# Number of solutions in system of linear equations

I'm studying System of linear equations.

When solving Ax=b, it is said that the system can behave in 3 ways.

• No solution
• Unique solution
• Infinitely many solutions

Usually, a system with fewer equations than unknowns has infinitely many solutions, but it may have no solution. Such a system is known as an underdetermined system.

Usually, a system with the same number of equations and unknowns has a single unique solution.

Usually, a system with more equations than unknowns has no solution. Such a system is also known as an overdetermined system.

I think the word Usually implies that the system can behaves in 3 ways for any arbitrary matrices(it does not care the matrix is a square matrix or non-square matrix).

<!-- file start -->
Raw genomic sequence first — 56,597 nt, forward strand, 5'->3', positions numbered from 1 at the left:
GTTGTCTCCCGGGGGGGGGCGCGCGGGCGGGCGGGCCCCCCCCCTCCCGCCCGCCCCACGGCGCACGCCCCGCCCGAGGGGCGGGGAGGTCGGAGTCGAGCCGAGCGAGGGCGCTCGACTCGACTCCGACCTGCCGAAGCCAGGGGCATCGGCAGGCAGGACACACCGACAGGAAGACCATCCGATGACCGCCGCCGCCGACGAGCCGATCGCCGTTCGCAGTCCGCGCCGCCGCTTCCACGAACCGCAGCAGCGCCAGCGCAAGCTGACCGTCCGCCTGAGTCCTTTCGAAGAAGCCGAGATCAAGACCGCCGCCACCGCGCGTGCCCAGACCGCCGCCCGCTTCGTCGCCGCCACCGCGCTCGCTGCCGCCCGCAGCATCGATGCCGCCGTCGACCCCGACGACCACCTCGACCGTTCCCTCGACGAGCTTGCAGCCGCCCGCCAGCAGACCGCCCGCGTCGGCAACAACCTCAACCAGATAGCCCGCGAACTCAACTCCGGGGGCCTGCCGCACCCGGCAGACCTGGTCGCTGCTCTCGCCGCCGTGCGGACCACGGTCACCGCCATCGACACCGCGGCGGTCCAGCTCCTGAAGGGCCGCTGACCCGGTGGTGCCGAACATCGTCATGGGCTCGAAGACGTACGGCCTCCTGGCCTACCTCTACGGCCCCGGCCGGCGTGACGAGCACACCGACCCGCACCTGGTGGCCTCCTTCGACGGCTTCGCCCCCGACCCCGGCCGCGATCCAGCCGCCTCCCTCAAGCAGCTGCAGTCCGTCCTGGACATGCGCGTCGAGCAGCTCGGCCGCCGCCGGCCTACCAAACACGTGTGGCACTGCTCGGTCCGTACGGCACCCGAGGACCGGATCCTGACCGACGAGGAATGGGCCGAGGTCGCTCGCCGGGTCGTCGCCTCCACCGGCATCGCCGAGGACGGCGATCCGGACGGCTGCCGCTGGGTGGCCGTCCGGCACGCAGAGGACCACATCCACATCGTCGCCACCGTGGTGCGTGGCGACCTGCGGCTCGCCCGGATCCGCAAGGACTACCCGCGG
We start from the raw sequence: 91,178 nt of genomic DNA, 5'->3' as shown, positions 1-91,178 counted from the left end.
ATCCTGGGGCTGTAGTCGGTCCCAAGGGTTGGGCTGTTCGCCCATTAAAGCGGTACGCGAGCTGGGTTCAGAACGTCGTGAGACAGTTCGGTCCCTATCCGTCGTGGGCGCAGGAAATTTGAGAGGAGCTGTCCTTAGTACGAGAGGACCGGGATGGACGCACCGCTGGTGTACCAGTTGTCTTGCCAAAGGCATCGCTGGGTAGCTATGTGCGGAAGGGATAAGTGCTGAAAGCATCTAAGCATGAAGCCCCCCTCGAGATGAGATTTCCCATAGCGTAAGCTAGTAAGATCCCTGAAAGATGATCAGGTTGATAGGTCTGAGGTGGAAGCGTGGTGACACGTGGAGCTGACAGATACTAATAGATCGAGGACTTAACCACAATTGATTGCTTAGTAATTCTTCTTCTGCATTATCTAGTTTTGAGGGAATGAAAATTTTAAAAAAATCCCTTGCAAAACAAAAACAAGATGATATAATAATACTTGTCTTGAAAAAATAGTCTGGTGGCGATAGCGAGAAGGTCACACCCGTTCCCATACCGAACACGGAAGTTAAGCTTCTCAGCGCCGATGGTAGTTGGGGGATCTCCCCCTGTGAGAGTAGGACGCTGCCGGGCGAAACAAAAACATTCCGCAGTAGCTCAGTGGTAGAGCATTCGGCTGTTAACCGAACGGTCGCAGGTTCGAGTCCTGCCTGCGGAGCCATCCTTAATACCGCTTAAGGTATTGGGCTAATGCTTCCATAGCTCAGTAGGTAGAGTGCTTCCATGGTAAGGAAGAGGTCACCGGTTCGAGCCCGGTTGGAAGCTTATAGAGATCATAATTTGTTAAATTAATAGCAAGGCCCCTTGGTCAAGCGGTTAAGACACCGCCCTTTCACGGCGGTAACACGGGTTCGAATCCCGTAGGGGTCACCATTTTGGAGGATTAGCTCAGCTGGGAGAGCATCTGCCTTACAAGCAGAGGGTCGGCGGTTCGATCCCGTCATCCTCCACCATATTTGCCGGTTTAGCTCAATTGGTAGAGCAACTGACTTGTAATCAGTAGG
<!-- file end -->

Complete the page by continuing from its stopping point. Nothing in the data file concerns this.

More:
I want to know the possible behaviors when the matrix A is non-square.

My questions are

1. Can non-square matrices(m < n) have a unique solution(unknowns > equations)?
2. Can non-square matrices(m > n) have infinitely many solutions(unknowns < equations)?

1. No. $m<n$ $\Rightarrow$ $\text{rank} A\le m<n$ $\Rightarrow$ $\dim\ker A=n-\text{rank} A\ge n-m>0$.
2. Yes. For example, $0_{m\times n}x=0_{m\times 1}$, i.e. $m>n$ many trivial ($0=0$) equations.
• no solution is always a possibility (e.g. one equation looks like $0=1$).
• $\infty$ many solutions is always a possiblity (e.g. one can add as many trivial equations $0=0$ as one wishes).
• Unique solution is possible only for $m\ge n$.